The mass transfer approach to multivariate discrete first order stochastic dominance: Direct proof and implications
Abstract A fundamental result in the theory of stochastic dominance tells that first order dominance between two finite multivariate distributions is equivalent to the property that the one can be obtained from the other by shifting probability mass from one outcome to another that is worse a finite number of times. This paper provides a new and elementary proof of that result by showing that starting with an arbitrary system of mass transfers, whenever the resulting distribution is first order dominated one can gradually rearrange transfers, according to a certain decentralized procedure, and obtain a system of transfers all shifting mass to outcomes that are worse.
If you experience problems downloading a file, check if you have the proper application to view it first. In case of further problems read the IDEAS help page. Note that these files are not on the IDEAS site. Please be patient as the files may be large.
As the access to this document is restricted, you may want to look for a different version under "Related research" (further below) or search for a different version of it.
References listed on IDEAS
Please report citation or reference errors to , or , if you are the registered author of the cited work, log in to your RePEc Author Service profile, click on "citations" and make appropriate adjustments.:
- Levhari, David & Paroush, Jacob & Peleg, Bezalel, 1975. "Efficiency Analysis for Multivariate Distributions," Review of Economic Studies, Wiley Blackwell, vol. 42(1), pages 87-91, January.
- Haim Levy, 1992. "Stochastic Dominance and Expected Utility: Survey and Analysis," Management Science, INFORMS, vol. 38(4), pages 555-593, April.
- Gleb Koshevoy, 1997. "The Lorenz zonotope and multivariate majorizations," Social Choice and Welfare, Springer, vol. 15(1), pages 1-14.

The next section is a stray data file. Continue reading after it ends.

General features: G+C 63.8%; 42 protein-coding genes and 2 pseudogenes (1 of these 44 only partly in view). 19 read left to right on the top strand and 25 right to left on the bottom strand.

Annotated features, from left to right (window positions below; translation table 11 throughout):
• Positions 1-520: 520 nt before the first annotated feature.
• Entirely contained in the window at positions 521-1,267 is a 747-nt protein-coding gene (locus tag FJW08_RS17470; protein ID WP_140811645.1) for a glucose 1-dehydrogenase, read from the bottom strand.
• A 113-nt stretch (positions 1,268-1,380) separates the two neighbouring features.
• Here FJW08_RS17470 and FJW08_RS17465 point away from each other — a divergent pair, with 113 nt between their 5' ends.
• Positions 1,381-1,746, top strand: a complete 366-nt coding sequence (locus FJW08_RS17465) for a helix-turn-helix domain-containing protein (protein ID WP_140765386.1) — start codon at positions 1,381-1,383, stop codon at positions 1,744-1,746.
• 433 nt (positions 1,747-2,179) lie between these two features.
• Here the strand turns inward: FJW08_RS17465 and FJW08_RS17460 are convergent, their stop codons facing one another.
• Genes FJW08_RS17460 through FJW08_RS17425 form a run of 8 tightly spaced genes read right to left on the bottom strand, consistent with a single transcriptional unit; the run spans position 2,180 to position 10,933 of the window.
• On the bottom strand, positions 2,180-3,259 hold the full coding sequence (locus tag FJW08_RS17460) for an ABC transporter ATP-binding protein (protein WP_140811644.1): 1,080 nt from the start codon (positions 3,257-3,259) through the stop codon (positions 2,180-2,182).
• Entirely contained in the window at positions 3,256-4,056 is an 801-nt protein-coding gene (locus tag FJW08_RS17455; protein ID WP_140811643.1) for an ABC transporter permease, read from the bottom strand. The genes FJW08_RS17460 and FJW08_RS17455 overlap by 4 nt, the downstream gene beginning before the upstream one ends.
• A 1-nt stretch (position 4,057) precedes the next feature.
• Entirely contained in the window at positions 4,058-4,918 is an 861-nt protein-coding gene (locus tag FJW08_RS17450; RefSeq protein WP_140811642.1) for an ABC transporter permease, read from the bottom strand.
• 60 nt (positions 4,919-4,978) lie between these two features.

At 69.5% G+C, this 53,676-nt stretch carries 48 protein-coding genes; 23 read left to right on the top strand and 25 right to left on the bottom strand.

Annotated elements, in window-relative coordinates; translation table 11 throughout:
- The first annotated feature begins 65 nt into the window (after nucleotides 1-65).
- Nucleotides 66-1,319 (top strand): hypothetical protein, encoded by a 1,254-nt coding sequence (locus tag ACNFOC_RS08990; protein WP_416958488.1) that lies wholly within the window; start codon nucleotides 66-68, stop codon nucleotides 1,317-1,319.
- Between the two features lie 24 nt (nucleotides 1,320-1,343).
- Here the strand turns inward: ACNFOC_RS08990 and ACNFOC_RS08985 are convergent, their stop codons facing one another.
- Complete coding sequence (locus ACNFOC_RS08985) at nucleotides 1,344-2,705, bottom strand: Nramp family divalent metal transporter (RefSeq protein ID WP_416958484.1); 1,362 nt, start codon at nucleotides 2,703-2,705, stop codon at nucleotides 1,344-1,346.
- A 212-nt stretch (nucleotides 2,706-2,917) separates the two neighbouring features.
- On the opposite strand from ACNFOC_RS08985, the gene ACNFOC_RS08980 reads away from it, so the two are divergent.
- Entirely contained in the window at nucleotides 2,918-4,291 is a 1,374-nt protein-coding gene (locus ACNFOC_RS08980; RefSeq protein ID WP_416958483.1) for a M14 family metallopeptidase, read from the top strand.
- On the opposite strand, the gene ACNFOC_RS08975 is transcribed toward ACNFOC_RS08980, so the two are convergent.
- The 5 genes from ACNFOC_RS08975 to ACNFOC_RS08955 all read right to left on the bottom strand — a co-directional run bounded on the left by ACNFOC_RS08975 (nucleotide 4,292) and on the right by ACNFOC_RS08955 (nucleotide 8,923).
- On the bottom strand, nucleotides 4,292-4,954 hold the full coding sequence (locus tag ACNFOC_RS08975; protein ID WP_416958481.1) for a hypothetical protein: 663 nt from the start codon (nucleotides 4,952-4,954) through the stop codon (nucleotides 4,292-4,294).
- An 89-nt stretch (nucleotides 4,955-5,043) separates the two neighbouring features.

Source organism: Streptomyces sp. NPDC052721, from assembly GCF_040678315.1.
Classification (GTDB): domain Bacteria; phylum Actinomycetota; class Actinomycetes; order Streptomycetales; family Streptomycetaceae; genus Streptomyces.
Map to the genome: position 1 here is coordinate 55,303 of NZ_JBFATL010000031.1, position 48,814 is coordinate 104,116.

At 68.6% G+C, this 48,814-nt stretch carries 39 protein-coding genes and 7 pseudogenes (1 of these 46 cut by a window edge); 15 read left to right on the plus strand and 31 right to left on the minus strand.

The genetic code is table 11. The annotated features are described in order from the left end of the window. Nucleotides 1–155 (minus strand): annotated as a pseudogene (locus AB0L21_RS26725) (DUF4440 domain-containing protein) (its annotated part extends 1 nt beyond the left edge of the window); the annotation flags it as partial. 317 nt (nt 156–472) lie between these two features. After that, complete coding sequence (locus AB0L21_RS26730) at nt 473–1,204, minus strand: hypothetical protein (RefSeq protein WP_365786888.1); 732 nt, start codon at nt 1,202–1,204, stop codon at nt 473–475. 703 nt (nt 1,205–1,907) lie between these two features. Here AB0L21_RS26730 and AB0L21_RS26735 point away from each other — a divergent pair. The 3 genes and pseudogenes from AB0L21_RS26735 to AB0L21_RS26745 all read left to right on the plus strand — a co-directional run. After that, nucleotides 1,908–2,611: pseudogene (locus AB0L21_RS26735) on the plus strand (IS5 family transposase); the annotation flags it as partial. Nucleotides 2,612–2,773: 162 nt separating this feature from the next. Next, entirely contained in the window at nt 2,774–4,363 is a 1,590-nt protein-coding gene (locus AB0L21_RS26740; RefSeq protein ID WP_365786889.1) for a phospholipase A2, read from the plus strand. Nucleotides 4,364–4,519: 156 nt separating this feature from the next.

- Grant, Simon & Kajii, Atsushi & Polak, Ben, 1992. "Many good choice Axioms: When can many-good lotteries be treated as money lotteries?," Journal of Economic Theory, Elsevier, vol. 56(2), pages 313-337, April.
- Russell, William R & Seo, Tae Kun, 1978. "Ordering Uncertain Prospects: The Multivariate Utility Functions Case," Review of Economic Studies, Wiley Blackwell, vol. 45(3), pages 605-10, October.
- Nicolas Gravel & Patrick Moyes, 2006. "Ethically Robust Comparisons of Distributions of Two Individual Attributes," IDEP Working Papers 0605, Institut d'economie publique (IDEP), Marseille, France, revised Aug 2006.
- Marco Scarsini, 1988. "Dominance Conditions for Multivariate Utility Functions," Management Science, INFORMS, vol. 34(4), pages 454-460, April.
- Vijay S. Bawa, 1982. "Research Bibliography---Stochastic Dominance: A Research Bibliography," Management Science, INFORMS, vol. 28(6), pages 698-712, June.
- K. C. Mosler, 1984. "Stochastic Dominance Decision Rules when the Attributes are Utility Independent," Management Science, INFORMS, vol. 30(11), pages 1311-1322, November.
- Huang, C C & Kira, D & Vertinsky, I, 1978. "Stochastic Dominance Rules for Multi-attribute Utility Functions," Review of Economic Studies, Wiley Blackwell, vol. 45(3), pages 611-15, October.
- Kolm, Serge-Christophe, 1977. "Multidimensional Egalitarianisms," The Quarterly Journal of Economics, MIT Press, vol. 91(1), pages 1-13, February.
- Cowell, F.A., 2000.
"Measurement of inequality,"
Handbook of Income Distribution,
in: A.B. Atkinson & F. Bourguignon (ed.), Handbook of Income Distribution, edition 1, volume 1, chapter 2, pages 87-166
- Levy, Haim & Paroush, Jacob, 1974. "Toward multivariate efficiency criteria," Journal of Economic Theory, Elsevier, vol. 7(2), pages 129-142, February.
When requesting a correction, please mention this item's handle: RePEc:eee:mateco:v:46:y:2010:i:6:p:1222-1228. See general information about how to correct material in RePEc.
For technical questions regarding this item, or to correct its authors, title, abstract, bibliographic or download information, contact: (Zhang, Lei)
If you have authored this item and are not yet registered with RePEc, we encourage you to do it here. This allows to link your profile to this item. It also allows you to accept potential citations to this item that we are uncertain about.
If references are entirely missing, you can add them using this form.
If the full references list an item that is present in RePEc, but the system did not link to it, you can help with this form.
If you know of missing items citing this one, you can help us creating those links by adding the relevant references in the same way as above, for each refering item. If you are a registered author of this item, you may also want to check the "citations" tab in your profile, as there may be some citations waiting for confirmation.
Please note that corrections may take a couple of weeks to filter through the various RePEc services.